James Somerset must have spent a very anxious eight months between his recapture and the final decision in the case. After the preliminary hearing in December 1771 the case returned to the King’s Bench in February 1772. It was heard by three judges with Lord Mansfield, Chief Justice of the King’s Bench presiding.
During this first hearing many of the arguments centred on comparisons between the status of slaves and that of ‘villeins’. Villeins were a class of people common in mediaeval England who were tenants bound to a particular individual or manor and subject to many restrictions, including the prohibition on leaving the land they worked without their lord’s permission. The main advocate for Somerset at this stage was Serjeant Davy, whose case, though well-armed with precedents and copious legal learning suffered somewhat from a number of digressions and a tendency to be vague in his references. Running out of time before the end of the Hillary (Spring) legal term, the case was postponed until May.
John Dunning and William Wallace, lawyers for Charles Stewart meanwhile produced precedents which supported the view that English law did recognise that a person might be owned as piece of property just as an animal or even a piece of furniture. Furthermore, they argued that if there was no clear English law forbidding slavery then there was nothing to prevent people owning slaves – even in England. They also stressed the economic consequences and likely social disruption of a decision which effectively liberated all slaves who were currently with their masters in England.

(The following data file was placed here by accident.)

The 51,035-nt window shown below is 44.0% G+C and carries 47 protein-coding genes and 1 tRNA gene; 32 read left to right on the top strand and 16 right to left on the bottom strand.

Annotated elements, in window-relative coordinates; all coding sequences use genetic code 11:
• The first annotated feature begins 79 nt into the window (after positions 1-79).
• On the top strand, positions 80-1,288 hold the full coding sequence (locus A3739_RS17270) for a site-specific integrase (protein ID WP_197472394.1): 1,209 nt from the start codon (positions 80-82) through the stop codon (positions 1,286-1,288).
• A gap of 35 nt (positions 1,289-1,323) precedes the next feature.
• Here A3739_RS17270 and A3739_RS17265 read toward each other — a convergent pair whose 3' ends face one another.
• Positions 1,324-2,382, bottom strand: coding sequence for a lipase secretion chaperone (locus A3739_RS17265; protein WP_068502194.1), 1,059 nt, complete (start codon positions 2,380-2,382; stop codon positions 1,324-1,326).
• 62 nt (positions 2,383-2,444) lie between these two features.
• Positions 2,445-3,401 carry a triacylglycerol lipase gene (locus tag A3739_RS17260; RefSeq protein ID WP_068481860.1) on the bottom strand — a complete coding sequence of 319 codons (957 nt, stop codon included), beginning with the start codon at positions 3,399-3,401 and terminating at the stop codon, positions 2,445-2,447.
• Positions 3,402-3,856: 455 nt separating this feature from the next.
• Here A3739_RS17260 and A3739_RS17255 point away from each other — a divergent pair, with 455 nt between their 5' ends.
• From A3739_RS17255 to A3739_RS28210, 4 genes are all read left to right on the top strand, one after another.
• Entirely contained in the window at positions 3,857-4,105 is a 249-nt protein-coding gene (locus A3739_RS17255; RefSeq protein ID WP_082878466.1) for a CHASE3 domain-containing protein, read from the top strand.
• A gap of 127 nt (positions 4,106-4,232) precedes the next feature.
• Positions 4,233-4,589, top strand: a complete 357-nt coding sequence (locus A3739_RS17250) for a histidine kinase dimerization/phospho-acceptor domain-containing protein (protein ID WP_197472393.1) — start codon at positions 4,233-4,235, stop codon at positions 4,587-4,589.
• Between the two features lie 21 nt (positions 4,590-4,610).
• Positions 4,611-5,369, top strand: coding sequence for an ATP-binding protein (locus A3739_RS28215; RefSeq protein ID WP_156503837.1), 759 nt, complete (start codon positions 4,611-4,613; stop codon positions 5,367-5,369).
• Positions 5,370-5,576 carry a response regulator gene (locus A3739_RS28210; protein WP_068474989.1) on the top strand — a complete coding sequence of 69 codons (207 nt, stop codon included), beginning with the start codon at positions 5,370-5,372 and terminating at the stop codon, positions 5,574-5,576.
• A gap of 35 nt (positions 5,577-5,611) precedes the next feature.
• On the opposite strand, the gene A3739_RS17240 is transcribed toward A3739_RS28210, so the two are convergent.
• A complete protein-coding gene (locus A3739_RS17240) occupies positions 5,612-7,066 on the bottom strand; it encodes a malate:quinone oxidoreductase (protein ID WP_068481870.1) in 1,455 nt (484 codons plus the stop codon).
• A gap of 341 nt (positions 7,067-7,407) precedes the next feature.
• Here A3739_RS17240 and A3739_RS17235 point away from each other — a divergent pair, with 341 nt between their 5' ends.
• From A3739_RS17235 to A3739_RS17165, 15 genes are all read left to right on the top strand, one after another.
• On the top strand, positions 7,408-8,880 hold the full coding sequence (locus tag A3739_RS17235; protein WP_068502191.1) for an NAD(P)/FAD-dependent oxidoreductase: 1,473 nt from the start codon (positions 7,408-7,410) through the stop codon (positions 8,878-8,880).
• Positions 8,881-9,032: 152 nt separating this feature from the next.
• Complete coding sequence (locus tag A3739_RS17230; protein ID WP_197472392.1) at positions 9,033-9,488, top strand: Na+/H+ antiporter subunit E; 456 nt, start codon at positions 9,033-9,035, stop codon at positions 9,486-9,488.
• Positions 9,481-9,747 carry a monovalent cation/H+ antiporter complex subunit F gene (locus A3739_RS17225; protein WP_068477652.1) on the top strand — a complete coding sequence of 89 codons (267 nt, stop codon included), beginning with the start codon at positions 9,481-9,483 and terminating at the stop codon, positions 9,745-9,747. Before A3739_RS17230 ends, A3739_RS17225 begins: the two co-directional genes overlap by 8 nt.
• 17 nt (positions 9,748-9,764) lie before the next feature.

Ranged against Dunning and Wallace in this second hearing were Francis Hargrave and John Alleyne. The legal star of this second hearing was Hargrave. This was his first case and it made his name. (His portrait by Sir Joshua Reynolds hangs in the Great Hall in Lincoln’s Inn)
His arguments (which he later published) dealt authoritatively and succinctly with Common Law precedent on the status of slavery in England and compared recent case law in other countries, such as France. He also considered the practice in the light of natural law, drawing heavily on Montequieu’s De l’esprit des lois.
After the lawyers had finished their submissions, Mansfield was clearly unwilling to reach a judgment which would damage the country’s economy by limiting the slave trade and slavery in the plantations overseas. He attempted to evade this by persuading the parties to reach a settlement out of court. The parties insisted on a decision. On 21st May 1772, Mansfield recognised that the parties would not settle. He reserved judgment while he grappled with the conflicting demands of the case but, clearly, he anticipated making a judgment which would have major consequences. “If the parties will have judgment, fiat justitia, ruat coelum” [Let Justice be done, though the Heavens fall].